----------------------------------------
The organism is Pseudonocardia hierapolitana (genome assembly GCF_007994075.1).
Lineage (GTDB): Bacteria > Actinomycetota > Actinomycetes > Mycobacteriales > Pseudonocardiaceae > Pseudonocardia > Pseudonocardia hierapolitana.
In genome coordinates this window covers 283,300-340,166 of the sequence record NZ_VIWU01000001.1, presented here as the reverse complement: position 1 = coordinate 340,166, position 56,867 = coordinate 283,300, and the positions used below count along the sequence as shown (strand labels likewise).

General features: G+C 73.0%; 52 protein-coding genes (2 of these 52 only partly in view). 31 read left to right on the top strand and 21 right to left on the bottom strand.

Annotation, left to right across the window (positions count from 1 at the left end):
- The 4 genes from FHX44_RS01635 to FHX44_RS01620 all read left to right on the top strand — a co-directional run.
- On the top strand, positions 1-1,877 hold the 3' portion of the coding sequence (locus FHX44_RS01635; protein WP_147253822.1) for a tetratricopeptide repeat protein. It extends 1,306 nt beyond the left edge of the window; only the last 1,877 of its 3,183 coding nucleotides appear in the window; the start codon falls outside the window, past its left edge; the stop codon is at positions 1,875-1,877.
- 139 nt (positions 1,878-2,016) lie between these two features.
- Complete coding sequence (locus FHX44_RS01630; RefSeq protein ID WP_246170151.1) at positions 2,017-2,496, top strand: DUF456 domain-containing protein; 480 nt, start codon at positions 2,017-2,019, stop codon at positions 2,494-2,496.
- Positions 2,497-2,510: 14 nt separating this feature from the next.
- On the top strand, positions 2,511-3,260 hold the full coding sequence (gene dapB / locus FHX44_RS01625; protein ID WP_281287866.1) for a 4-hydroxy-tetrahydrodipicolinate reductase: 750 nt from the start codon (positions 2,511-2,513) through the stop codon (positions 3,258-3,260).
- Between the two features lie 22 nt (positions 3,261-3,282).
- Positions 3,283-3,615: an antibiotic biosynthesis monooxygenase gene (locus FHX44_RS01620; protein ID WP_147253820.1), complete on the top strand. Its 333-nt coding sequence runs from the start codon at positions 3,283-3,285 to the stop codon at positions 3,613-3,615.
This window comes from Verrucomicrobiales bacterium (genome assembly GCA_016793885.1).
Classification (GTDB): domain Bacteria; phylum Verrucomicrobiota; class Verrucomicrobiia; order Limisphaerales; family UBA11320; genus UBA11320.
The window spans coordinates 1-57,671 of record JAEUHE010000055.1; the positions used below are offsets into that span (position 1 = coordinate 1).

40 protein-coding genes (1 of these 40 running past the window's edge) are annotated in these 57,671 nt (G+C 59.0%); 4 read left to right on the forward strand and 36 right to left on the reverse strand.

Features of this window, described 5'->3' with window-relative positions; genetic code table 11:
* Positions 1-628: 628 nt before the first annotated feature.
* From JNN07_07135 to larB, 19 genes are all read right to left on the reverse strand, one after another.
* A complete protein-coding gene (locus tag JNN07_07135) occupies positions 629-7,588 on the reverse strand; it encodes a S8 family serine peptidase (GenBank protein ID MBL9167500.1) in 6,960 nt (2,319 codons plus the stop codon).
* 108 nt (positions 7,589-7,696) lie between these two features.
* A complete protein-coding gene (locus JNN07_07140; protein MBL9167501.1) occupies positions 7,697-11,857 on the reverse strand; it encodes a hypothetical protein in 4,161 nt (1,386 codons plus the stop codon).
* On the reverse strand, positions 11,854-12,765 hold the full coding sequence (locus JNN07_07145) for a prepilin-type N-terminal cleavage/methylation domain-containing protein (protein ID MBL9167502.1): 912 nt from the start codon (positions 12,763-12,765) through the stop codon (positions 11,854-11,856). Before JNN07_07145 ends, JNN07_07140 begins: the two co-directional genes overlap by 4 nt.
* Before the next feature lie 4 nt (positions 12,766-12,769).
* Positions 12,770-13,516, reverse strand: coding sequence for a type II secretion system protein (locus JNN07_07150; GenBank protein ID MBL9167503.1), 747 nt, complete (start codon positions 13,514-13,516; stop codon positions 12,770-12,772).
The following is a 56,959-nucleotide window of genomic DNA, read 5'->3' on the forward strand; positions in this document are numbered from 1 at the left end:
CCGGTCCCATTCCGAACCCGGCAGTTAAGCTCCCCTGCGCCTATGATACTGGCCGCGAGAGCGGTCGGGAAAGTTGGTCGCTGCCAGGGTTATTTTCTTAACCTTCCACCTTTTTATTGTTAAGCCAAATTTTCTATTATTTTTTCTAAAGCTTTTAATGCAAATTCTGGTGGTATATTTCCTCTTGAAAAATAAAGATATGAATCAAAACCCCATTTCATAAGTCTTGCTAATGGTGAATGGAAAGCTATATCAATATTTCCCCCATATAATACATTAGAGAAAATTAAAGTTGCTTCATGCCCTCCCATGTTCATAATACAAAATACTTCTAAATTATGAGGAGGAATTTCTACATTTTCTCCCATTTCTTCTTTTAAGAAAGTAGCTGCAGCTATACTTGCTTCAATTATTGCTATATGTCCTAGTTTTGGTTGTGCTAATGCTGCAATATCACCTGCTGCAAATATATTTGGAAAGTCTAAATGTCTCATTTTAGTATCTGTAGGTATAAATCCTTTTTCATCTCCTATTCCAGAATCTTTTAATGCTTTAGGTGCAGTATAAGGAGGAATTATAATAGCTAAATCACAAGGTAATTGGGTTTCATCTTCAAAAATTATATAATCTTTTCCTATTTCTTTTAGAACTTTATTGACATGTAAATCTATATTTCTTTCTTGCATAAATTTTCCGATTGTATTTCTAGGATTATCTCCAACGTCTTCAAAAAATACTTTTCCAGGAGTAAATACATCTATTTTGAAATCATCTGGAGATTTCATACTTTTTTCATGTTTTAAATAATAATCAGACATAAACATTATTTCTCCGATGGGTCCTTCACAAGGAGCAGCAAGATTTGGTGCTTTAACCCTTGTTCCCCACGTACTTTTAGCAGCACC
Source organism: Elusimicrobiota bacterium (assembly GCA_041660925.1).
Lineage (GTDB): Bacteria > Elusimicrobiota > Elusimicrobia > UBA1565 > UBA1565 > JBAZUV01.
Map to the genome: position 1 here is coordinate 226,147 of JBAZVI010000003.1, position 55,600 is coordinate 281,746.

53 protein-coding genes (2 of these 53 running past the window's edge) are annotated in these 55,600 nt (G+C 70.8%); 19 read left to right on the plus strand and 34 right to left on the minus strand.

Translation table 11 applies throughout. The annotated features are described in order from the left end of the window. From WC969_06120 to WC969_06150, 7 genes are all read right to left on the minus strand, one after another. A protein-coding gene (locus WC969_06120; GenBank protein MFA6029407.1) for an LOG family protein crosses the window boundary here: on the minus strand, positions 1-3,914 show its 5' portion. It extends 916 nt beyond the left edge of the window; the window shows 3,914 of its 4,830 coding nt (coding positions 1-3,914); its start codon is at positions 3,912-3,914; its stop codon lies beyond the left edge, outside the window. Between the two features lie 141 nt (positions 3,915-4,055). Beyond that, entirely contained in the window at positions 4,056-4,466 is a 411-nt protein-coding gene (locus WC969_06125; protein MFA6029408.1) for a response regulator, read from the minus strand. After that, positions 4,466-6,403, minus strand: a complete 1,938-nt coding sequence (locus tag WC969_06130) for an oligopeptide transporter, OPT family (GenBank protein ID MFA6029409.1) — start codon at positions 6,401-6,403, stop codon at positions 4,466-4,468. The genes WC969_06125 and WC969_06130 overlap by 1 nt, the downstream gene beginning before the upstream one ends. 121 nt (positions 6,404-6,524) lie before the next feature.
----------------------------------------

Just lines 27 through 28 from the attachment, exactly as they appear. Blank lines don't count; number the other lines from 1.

The following is a 56,959-nucleotide window of genomic DNA, read 5'->3' on the forward strand; positions in this document are numbered from 1 at the left end:
CCGGTCCCATTCCGAACCCGGCAGTTAAGCTCCCCTGCGCCTATGATACTGGCCGCGAGAGCGGTCGGGAAAGTTGGTCGCTGCCAGGGTTATTTTCTTAACCTTCCACCTTTTTATTGTTAAGCCAAATTTTCTATTATTTTTTCTAAAGCTTTTAATGCAAATTCTGGTGGTATATTTCCTCTTGAAAAATAAAGATATGAATCAAAACCCCATTTCATAAGTCTTGCTAATGGTGAATGGAAAGCTATATCAATATTTCCCCCATATAATACATTAGAGAAAATTAAAGTTGCTTCATGCCCTCCCATGTTCATAATACAAAATACTTCTAAATTATGAGGAGGAATTTCTACATTTTCTCCCATTTCTTCTTTTAAGAAAGTAGCTGCAGCTATACTTGCTTCAATTATTGCTATATGTCCTAGTTTTGGTTGTGCTAATGCTGCAATATCACCTGCTGCAAATATATTTGGAAAGTCTAAATGTCTCATTTTAGTATCTGTAGGTATAAATCCTTTTTCATCTCCTATTCCAGAATCTTTTAATGCTTTAGGTGCAGTATAAGGAGGAATTATAATAGCTAAATCACAAGGTAATTGGGTTTCATCTTCAAAAATTATATAATCTTTTCCTATTTCTTTTAGAACTTTATTGACATGTAAATCTATATTTCTTTCTTGCATAAATTTTCCGATTGTATTTCTAGGATTATCTCCAACGTCTTCAAAAAATACTTTTCCAGGAGTAAATACATCTATTTTGAAATCATCTGGAGATTTCATACTTTTTTCATGTTTTAAATAATAATCAGACATAAACATTATTTCTCCGATGGGTCCTTCACAAGGAGCAGCAAGATTTGGTGCTTTAACCCTTGTTCCCCACGTACTTTTAGCAGCACC